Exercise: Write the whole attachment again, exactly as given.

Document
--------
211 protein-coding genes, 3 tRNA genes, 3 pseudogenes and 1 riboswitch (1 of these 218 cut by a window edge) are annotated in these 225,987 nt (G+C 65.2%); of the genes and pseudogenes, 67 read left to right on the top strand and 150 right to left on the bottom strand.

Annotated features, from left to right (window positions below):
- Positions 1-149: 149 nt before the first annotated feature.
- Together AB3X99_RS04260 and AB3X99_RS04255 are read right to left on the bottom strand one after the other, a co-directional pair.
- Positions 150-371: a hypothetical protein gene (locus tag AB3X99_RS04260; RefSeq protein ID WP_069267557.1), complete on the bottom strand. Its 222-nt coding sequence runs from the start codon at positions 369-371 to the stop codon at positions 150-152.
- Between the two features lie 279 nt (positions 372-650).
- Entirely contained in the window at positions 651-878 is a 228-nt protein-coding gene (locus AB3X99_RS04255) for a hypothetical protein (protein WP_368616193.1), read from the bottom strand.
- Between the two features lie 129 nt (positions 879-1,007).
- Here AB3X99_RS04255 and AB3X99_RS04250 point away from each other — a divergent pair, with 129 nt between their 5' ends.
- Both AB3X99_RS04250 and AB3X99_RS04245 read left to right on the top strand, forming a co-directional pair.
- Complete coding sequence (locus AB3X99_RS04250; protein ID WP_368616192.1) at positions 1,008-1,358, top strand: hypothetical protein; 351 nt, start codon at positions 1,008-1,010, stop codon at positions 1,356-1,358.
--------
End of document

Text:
211 protein-coding genes, 3 tRNA genes, 3 pseudogenes and 1 riboswitch (1 of these 218 cut by a window edge) are annotated in these 225,987 nt (G+C 65.2%); of the genes and pseudogenes, 67 read left to right on the top strand and 150 right to left on the bottom strand.

Annotated features, from left to right (window positions below):
- Positions 1-149: 149 nt before the first annotated feature.
- Together AB3X99_RS04260 and AB3X99_RS04255 are read right to left on the bottom strand one after the other, a co-directional pair.
- Positions 150-371: a hypothetical protein gene (locus tag AB3X99_RS04260; RefSeq protein ID WP_069267557.1), complete on the bottom strand. Its 222-nt coding sequence runs from the start codon at positions 369-371 to the stop codon at positions 150-152.
- Between the two features lie 279 nt (positions 372-650).
- Entirely contained in the window at positions 651-878 is a 228-nt protein-coding gene (locus AB3X99_RS04255) for a hypothetical protein (protein WP_368616193.1), read from the bottom strand.
- Between the two features lie 129 nt (positions 879-1,007).
- Here AB3X99_RS04255 and AB3X99_RS04250 point away from each other — a divergent pair, with 129 nt between their 5' ends.
- Both AB3X99_RS04250 and AB3X99_RS04245 read left to right on the top strand, forming a co-directional pair.
- Complete coding sequence (locus AB3X99_RS04250; protein ID WP_368616192.1) at positions 1,008-1,358, top strand: hypothetical protein; 351 nt, start codon at positions 1,008-1,010, stop codon at positions 1,356-1,358.